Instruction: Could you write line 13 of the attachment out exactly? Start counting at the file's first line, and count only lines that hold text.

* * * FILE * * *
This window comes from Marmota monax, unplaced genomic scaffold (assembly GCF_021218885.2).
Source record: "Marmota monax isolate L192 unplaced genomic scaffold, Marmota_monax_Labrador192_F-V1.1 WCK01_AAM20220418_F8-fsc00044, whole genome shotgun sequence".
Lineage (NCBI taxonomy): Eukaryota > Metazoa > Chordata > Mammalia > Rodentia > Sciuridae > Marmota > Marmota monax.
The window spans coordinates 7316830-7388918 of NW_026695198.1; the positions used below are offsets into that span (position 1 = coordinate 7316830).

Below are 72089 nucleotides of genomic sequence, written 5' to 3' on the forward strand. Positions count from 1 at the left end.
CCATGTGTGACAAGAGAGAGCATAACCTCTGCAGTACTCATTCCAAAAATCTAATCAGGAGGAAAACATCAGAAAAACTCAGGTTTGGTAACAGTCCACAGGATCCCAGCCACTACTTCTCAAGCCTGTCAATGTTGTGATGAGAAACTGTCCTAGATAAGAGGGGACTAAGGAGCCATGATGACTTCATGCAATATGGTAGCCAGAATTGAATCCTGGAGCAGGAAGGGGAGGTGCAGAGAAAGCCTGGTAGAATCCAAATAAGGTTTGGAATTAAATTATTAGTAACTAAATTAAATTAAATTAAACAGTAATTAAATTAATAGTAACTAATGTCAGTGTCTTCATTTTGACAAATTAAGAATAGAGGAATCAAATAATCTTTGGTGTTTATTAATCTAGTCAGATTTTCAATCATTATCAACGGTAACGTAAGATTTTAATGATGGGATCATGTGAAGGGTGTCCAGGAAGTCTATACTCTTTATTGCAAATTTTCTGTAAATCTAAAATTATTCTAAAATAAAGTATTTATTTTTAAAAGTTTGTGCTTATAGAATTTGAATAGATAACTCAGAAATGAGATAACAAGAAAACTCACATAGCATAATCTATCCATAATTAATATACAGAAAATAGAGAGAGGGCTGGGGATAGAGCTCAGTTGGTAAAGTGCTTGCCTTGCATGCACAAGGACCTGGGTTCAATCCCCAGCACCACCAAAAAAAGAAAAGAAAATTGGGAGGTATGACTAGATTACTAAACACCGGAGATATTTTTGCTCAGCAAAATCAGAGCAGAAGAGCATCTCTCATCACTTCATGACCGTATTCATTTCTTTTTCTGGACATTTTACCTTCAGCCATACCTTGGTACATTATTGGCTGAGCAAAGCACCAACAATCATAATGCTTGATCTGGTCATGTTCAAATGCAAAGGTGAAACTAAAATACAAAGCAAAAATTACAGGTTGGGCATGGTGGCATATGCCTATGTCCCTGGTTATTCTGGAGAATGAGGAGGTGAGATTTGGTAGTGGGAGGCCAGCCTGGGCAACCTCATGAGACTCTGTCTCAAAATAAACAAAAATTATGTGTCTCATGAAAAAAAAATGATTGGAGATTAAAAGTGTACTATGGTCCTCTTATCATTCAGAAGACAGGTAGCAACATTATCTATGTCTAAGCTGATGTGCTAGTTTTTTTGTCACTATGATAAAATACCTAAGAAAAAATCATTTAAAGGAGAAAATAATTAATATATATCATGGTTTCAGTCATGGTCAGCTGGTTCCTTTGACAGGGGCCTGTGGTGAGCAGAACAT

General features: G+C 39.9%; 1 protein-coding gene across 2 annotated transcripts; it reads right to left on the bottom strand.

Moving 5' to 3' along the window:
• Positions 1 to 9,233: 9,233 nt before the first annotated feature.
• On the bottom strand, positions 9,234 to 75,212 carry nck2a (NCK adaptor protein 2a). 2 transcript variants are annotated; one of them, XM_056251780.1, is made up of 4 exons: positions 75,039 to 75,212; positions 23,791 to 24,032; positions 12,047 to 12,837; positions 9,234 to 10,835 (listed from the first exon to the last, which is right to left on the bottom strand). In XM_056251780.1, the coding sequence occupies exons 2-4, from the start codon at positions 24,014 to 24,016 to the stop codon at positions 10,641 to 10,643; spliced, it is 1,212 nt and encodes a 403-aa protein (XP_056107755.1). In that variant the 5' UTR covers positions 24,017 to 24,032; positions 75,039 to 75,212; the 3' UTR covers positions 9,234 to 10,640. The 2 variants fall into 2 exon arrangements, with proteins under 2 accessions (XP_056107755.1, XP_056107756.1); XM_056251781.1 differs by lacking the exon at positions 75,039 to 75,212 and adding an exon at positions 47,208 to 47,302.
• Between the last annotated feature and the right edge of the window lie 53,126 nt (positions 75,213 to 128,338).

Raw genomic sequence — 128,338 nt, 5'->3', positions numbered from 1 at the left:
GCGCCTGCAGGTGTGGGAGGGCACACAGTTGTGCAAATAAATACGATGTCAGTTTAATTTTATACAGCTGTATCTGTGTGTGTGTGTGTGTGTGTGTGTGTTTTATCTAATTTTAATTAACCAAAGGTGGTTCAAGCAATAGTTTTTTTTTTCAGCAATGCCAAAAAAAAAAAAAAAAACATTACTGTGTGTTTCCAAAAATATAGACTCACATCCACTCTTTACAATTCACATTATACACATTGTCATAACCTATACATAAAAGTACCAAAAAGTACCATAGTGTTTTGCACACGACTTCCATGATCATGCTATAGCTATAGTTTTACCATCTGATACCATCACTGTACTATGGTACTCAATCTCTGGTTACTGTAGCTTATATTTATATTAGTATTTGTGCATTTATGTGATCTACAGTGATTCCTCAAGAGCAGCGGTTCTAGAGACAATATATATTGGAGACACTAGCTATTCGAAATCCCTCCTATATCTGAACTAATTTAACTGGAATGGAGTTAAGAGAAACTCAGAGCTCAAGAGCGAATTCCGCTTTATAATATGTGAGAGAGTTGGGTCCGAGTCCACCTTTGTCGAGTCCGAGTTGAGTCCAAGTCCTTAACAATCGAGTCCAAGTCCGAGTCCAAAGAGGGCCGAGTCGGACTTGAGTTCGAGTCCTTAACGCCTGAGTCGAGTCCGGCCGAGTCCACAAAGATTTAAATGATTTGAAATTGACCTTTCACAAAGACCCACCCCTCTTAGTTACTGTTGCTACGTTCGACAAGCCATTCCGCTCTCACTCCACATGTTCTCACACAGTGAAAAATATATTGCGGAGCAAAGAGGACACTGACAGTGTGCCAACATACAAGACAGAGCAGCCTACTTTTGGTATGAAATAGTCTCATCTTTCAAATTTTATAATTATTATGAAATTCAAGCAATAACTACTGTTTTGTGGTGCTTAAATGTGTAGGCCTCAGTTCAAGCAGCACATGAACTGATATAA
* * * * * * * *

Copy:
GCGCCTGCAGGTGTGGGAGGGCACACAGTTGTGCAAATAAATACGATGTCAGTTTAATTTTATACAGCTGTATCTGTGTGTGTGTGTGTGTGTGTGTGTGTTTTATCTAATTTTAATTAACCAAAGGTGGTTCAAGCAATAGTTTTTTTTTTCAGCAATGCCAAAAAAAAAAAAAAAAACATTACTGTGTGTTTCCAAAAATATAGACTCACATCCACTCTTTACAATTCACATTATACACATTGTCATAACCTATACATAAAAGTACCAAAAAGTACCATAGTGTTTTGCACACGACTTCCATGATCATGCTATAGCTATAGTTTTACCATCTGATACCATCACTGTACTATGGTACTCAATCTCTGGTTACTGTAGCTTATATTTATATTAGTATTTGTGCATTTATGTGATCTACAGTGATTCCTCAAGAGCAGCGGTTCTAGAGACAATATATATTGGAGACACTAGCTATTCGAAATCCCTCCTATATCTGAACTAATTTAACTGGAATGGAGTTAAGAGAAACTCAGAGCTCAAGAGCGAATTCCGCTTTATAATATGTGAGAGAGTTGGGTCCGAGTCCACCTTTGTCGAGTCCGAGTTGAGTCCAAGTCCTTAACAATCGAGTCCAAGTCCGAGTCCAAAGAGGGCCGAGTCGGACTTGAGTTCGAGTCCTTAACGCCTGAGTCGAGTCCGGCCGAGTCCACAAAGATTTAAATGATTTGAAATTGACCTTTCACAAAGACCCACCCCTCTTAGTTACTGTTGCTACGTTCGACAAGCCATTCCGCTCTCACTCCACATGTTCTCACACAGTGAAAAATATATTGCGGAGCAAAGAGGACACTGACAGTGTGCCAACATACAAGACAGAGCAGCCTACTTTTGGTATGAAATAGTCTCATCTTTCAAATTTTATAATTATTATGAAATTCAAGCAATAACTACTGTTTTGTGGTGCTTAAATGTGTAGGCCTCAGTTCAAGCAGCACATGAACTGATATAA